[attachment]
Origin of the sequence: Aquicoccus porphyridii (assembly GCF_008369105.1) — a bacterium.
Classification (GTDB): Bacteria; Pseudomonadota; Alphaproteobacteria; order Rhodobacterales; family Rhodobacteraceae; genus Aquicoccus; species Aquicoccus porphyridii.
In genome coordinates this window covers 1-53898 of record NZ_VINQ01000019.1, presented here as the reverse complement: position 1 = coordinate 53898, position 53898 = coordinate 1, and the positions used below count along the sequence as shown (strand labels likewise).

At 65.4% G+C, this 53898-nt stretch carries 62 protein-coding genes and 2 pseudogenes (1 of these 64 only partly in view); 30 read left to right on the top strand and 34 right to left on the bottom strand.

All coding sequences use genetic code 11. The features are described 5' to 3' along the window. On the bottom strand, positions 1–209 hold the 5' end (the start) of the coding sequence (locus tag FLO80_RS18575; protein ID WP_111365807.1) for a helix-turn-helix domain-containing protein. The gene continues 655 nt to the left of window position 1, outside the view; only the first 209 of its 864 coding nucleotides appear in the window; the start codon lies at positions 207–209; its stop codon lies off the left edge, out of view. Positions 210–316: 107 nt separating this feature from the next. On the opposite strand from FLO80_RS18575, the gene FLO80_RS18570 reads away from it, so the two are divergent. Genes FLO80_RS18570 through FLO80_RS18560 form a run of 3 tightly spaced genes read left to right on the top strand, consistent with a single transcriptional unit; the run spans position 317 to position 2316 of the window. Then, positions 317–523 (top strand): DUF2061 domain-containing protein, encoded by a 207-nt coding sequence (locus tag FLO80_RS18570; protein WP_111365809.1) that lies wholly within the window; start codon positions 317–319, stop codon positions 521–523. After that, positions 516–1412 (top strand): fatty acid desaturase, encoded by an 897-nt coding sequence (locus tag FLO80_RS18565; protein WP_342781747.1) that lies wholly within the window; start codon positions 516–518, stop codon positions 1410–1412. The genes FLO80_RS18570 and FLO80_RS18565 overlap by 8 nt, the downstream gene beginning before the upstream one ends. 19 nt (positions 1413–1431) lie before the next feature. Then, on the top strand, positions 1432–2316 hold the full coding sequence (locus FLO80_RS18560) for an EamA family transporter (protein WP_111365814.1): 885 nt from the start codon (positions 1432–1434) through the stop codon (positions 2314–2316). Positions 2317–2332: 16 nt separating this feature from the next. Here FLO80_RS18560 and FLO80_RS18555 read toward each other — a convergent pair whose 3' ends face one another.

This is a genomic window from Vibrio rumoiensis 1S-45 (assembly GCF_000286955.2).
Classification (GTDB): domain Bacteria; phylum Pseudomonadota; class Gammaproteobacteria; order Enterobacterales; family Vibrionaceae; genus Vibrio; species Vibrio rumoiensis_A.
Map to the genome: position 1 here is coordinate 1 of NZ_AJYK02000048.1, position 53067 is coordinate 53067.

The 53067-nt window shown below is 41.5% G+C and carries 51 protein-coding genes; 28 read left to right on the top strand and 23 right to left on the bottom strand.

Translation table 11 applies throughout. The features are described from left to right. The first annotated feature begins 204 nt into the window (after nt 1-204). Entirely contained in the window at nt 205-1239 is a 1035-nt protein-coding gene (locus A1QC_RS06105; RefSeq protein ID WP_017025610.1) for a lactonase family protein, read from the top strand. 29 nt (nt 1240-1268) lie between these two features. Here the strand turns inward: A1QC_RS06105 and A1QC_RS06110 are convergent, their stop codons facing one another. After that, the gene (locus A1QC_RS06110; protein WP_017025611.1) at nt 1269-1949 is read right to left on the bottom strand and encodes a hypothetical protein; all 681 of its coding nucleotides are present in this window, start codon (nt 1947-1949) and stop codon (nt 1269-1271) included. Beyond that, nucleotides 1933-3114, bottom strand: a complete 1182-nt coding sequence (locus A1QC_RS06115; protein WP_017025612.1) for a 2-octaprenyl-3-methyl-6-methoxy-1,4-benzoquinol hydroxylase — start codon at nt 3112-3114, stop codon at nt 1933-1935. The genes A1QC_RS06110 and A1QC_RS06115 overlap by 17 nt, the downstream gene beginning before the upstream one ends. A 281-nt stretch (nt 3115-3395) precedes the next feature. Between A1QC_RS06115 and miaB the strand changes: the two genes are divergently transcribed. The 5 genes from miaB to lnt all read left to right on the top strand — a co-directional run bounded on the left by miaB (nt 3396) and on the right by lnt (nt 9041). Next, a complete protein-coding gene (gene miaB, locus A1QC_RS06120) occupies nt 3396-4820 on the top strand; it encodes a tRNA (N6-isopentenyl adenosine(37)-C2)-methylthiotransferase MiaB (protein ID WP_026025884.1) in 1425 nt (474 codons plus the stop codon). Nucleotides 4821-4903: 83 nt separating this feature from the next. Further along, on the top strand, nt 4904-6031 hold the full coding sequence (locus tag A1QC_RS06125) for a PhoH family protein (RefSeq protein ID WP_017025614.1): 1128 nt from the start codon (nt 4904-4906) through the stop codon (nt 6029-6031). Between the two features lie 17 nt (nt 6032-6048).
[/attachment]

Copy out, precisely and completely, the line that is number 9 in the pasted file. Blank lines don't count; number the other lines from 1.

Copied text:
The 53067-nt window shown below is 41.5% G+C and carries 51 protein-coding genes; 28 read left to right on the top strand and 23 right to left on the bottom strand.